Gospel: Lk 8:4-15
As a great crowd gathered, and people came to him from every town, Jesus began teaching them with a story: “The sower went out to sow the seed. And as he sowed, some of the seed fell along the way, was trodden on, and the birds of the sky ate it up. Some seed fell on rocky ground; and no sooner had it come up than it withered, because it had no water. Some seed fell among thorns; the thorns grew up with the seed and choked it. But some seed fell on good soil and grew, producing fruit, a hundred times as much!” And Jesus cried out, “Listen then, if you have ears to hear!”
The disciples asked him, “What does this story mean?” And Jesus answered, “To you it has been given to know the mystery of the kingdom of God. But to others it is given in the form of stories, or parables, so that, seeing, they may not perceive; and hearing, they may not understand.
Now, this is the point of the parable: The seed is the word of God. Those along the wayside are people who hear it; but immediately, the devil comes and takes the word from their minds, for he doesn’t want them to believe and be saved. Those on the rocky ground are people who receive the word with joy; but they have no root; they believe for a while, and give way in time of trial. Among the thorns are people who hear the word, but, as they go their way, they are choked by worries, riches, and the pleasures of life; they bring no fruit to maturity. The good soil, instead, are people who receive the word, and keep it, in a gentle and generous mind, and, persevering patiently, they bear fruit.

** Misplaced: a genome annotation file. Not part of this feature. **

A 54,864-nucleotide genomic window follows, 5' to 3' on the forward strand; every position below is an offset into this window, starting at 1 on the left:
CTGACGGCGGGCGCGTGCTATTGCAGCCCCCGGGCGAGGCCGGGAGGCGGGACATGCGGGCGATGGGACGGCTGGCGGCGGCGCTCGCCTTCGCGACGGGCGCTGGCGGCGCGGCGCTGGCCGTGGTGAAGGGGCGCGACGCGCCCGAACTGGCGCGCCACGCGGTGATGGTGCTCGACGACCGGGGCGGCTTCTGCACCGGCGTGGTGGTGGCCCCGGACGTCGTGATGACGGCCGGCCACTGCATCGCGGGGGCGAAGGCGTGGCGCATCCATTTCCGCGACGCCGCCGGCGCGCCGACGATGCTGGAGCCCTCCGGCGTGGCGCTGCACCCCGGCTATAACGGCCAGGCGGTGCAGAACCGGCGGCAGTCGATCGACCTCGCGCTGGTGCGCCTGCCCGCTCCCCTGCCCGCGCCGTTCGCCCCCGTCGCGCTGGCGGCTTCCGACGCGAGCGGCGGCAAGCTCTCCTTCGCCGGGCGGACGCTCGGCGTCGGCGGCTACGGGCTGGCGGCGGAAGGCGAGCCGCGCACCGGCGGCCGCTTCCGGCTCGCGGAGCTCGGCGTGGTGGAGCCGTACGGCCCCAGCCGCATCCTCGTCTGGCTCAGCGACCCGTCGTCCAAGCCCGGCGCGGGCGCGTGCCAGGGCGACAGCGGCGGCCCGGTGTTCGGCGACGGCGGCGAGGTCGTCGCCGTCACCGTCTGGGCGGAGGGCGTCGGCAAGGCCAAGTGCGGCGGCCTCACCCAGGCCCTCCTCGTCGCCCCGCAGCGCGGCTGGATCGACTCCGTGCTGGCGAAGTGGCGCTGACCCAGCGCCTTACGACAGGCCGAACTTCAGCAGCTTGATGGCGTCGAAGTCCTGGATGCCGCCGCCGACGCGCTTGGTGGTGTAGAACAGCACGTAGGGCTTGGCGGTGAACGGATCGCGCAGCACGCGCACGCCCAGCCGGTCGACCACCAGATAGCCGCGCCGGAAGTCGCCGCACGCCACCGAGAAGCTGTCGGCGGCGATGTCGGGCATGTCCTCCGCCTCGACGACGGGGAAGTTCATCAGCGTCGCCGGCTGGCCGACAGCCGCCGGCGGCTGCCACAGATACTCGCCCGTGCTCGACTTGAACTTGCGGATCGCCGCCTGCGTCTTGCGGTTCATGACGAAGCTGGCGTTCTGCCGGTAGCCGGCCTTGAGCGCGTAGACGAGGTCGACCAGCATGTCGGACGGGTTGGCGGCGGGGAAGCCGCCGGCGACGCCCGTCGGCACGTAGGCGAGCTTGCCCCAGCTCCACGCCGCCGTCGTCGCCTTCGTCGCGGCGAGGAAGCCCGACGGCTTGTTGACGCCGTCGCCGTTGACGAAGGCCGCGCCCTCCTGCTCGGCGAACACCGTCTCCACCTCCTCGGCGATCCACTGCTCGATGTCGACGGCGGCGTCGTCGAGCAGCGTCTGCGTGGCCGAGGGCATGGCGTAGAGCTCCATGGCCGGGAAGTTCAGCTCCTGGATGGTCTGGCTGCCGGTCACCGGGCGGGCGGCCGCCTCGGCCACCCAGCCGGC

In today’s gospel reading we hear Jesus telling the crowd the parable of the Sower and then explaining this parable privately to his disciples. According to him, there are four categories of people when it comes to listening to God’s word. The first three categories receive that word but do not bear fruit for various reasons. One of these is given as being “the riches and the pleasures of life.” Now how does this work out in many cases?
In the first place, let us be clear about one thing: there is nothing wrong with being rich or with enjoying life. A lot of people are excellent Christians, while being rich or while enjoying life. However, they will tell you that they have to be extra careful, especially with the use of their time, because when you have a lot of money, you tend to forget that God is more important than your millions, your stocks and bonds and your money investments. Likewise, when you spend a lot of time watching television or playing cards or drinking with your buddies. These things—all good things—tend to crowd out God from your life, if you let them. So, let us be vigilant in this area of money and pleasure.
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